in systems with high levels of nitrate and phosphate, the supply of carbon to reach the redfield ratio of 100(C) : 1(P) may be a limiting factor in bacterial growth, and there for uptake of eg. PO4
In other words, algae food left in the water column.

It makes sense that simple refined sugars are more available in an aquaeous form than complexly bound carbon in for example the polysaccharide–protein like compound we know as coral mucus. Come to think about it, hmmmmm......... chocolate as opposed to eating fruit........ quick sugar fix from energy bar as opposed to slow release from low GI bread.............

Anyway, with a more ready available source of carbon, in the form of ethanol, bacteria will outcompete algae for available nutrients. This bacteria can be skimmed out or even better is avalable to corals as a very healthy, natural food source.... And less need for browning zooxanthellae and more of the corals color available for us to wow at.......

This always makes me think of Aged Salt's signature on zeovit.com: "There might be something to this ZEOvit"



BUT! when we encourage bacterial growth to increase at exponential rates, we are opening a nother can of worms all together:

Which strain of bacteria are growing, and how does this affect other strains of bacteria in the system. I read about the dangers of creating monocultures, and therefor adding a regular mix of bacteria to prevent this..........
Really too many variables that come into play, and with each system being different I would rather look towards one of the well established nutrient reduction systems when delving into things like dosing carbon sources and bacteria. (eg Fauna marin, Zeovit prodibio etc)


In closing, I believe there is merit to this system of adding a carbon source to help reduce alage, but there is a lot going on than I can even wish to comprehend. With thousands of Rands worth of corals in my tanks, great colours and healthy fish, some of the above facts simply just scare me!

SO, untill I can afford to run something like the zeo system, I will prefer running my system the way my mother/ nutrtion lecturer/ Men's Health taught me: Eat lots of fruits, vegetables and grains, (the way nature intended) and go sparingly on the sugars, fats and alcohol...........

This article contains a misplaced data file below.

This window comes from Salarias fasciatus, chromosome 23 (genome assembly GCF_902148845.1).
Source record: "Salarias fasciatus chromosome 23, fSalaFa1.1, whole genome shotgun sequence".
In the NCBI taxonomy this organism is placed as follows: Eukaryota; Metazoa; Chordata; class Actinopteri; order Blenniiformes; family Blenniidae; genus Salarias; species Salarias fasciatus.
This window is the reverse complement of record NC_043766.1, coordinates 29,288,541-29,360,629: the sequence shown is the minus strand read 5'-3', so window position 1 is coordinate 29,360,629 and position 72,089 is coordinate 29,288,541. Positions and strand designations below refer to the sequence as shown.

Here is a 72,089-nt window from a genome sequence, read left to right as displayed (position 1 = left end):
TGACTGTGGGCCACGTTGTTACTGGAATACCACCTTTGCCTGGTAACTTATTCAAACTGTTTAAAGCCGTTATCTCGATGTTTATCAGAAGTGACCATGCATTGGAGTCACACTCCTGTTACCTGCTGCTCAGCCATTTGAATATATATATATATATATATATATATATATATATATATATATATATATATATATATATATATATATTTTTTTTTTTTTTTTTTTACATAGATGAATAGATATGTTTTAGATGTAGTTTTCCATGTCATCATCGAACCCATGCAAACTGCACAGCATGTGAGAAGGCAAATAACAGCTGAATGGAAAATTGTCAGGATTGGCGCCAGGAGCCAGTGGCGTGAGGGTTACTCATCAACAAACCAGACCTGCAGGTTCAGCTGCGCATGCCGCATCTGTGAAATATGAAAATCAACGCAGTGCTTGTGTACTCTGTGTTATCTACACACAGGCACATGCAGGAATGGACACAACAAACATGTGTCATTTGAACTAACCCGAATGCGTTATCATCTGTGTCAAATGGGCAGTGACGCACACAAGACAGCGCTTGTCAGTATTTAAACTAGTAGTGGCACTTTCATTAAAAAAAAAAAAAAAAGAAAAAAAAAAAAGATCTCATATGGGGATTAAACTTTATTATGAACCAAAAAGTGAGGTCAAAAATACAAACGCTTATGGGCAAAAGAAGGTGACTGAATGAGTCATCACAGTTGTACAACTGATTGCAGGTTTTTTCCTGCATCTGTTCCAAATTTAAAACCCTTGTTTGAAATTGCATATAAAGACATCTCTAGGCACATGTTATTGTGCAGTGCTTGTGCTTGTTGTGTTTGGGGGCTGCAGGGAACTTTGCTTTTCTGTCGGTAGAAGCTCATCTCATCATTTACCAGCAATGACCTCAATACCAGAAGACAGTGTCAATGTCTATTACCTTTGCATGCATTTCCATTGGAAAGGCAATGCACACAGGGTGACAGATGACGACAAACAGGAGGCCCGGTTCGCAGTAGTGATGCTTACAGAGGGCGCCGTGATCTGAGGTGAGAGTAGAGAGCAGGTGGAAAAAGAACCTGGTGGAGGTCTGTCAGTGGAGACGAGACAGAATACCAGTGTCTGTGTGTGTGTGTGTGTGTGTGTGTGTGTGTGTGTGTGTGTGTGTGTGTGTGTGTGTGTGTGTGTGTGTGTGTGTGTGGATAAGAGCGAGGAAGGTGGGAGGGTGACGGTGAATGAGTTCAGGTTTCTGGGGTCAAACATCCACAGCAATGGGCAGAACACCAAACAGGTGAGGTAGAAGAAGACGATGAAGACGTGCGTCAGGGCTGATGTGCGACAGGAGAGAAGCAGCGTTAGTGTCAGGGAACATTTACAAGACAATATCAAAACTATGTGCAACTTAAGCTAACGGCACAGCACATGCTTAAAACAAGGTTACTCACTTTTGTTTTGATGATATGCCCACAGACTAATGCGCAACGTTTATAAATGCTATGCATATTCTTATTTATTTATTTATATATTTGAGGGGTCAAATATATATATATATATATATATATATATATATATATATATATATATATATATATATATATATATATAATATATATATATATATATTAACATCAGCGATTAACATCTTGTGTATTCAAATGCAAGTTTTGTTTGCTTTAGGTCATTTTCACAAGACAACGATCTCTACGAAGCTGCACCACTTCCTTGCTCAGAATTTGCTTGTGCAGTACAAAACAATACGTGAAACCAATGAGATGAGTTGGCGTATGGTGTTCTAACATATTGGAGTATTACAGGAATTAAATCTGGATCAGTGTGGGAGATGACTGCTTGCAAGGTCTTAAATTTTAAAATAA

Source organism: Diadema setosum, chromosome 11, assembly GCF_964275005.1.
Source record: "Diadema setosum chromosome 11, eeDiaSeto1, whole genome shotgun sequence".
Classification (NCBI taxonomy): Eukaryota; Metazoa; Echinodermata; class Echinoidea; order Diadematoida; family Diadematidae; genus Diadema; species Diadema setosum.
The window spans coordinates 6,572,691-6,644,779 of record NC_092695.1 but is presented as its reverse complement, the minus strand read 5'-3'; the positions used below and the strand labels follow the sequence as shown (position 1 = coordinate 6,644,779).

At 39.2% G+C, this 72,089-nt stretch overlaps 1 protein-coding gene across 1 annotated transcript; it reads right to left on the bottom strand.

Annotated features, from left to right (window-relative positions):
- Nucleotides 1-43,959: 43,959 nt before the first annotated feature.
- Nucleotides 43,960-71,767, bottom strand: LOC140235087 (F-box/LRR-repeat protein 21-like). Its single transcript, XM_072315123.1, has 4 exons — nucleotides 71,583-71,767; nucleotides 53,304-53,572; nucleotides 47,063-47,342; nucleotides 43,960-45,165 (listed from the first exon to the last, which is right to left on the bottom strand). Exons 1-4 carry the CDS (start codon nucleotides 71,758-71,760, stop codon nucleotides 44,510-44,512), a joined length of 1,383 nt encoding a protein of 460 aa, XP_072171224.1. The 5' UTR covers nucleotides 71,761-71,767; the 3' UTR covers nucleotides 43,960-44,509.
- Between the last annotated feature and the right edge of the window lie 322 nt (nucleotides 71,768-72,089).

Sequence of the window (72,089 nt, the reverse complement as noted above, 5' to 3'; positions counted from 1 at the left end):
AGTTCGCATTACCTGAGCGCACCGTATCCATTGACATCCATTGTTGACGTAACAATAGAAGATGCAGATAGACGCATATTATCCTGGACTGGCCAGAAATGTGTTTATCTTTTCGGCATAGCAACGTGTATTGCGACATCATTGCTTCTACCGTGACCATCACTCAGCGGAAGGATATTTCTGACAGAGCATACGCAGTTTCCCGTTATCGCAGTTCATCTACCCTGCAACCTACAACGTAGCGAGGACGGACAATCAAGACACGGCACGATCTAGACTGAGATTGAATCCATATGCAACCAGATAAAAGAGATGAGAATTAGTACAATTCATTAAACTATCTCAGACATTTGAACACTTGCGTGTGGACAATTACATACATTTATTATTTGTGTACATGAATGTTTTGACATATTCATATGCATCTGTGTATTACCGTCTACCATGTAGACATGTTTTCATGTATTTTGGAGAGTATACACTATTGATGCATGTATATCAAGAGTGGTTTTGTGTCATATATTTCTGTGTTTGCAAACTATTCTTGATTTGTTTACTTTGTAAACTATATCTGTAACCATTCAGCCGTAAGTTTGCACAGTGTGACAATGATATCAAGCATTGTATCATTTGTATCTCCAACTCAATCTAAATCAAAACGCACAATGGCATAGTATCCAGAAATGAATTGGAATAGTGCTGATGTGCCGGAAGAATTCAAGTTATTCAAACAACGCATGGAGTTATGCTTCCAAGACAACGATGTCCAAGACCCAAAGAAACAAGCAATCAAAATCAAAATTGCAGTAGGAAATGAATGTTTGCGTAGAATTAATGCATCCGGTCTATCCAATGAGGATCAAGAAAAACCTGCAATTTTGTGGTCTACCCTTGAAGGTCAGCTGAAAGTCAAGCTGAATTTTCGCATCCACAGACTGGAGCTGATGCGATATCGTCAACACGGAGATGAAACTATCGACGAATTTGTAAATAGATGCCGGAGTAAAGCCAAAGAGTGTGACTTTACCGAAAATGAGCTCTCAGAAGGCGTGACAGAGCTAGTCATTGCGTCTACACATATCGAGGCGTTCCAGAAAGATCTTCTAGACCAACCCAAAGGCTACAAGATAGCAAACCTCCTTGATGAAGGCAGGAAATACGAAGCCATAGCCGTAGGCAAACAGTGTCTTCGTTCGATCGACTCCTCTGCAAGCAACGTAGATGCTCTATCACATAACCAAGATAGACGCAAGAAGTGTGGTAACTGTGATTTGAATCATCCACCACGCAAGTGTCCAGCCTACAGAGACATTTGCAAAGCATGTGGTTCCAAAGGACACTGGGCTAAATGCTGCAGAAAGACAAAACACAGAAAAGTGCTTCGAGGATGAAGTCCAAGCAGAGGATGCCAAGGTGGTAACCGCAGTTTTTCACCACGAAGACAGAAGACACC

Now if only I could apply that bit of wisdom to my eating habits !!
 
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Awesome Info Ivan :thumbup:

Ivan where do you see the ZEO system having an advantage over just normal carbon source feeding ?
The introduction of bacteria through ZEObac or the mulm in terms of food ?
 

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Just something else to add which I found while dosing vodka (I stopped temporarily due to this). It seems that Vodka also feeds cyanobacteria..... Causing it to grow as well.... My cyano is now receding as well...
 
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Ivan where do you see the ZEO system having an advantage over just normal carbon source feeding ?
The introduction of bacteria through ZEObac or the mulm in terms of food ?
:lol: I was hinting towards something like that..........

Firstly, the use of the zeolites as ion exchangers, rapidly stripping ammonia (the route of all evil) from the water column. In stripping the ammonia from the water and "attaching" it to the stones, you have a prime area for bacterial growth. (lots of nitrogen available)
Secondly, the addition of bacteria, combined with adding of a controlled carbon source, as discussed above....
Thirdly, the shaking/pumping of the media, flushing out attached bacteria, their stomachs filled with C,N,P into the water column, where they are available as a food source to corals, or to be removed by skimming. This also gets rid of dead bacteria, exposing the zeolite surfaces for attachment of new bacteria.
Lastly, the tried and tested formula of for example zeovit, combined with the increadible backup support of a forum dedicated to this methodology.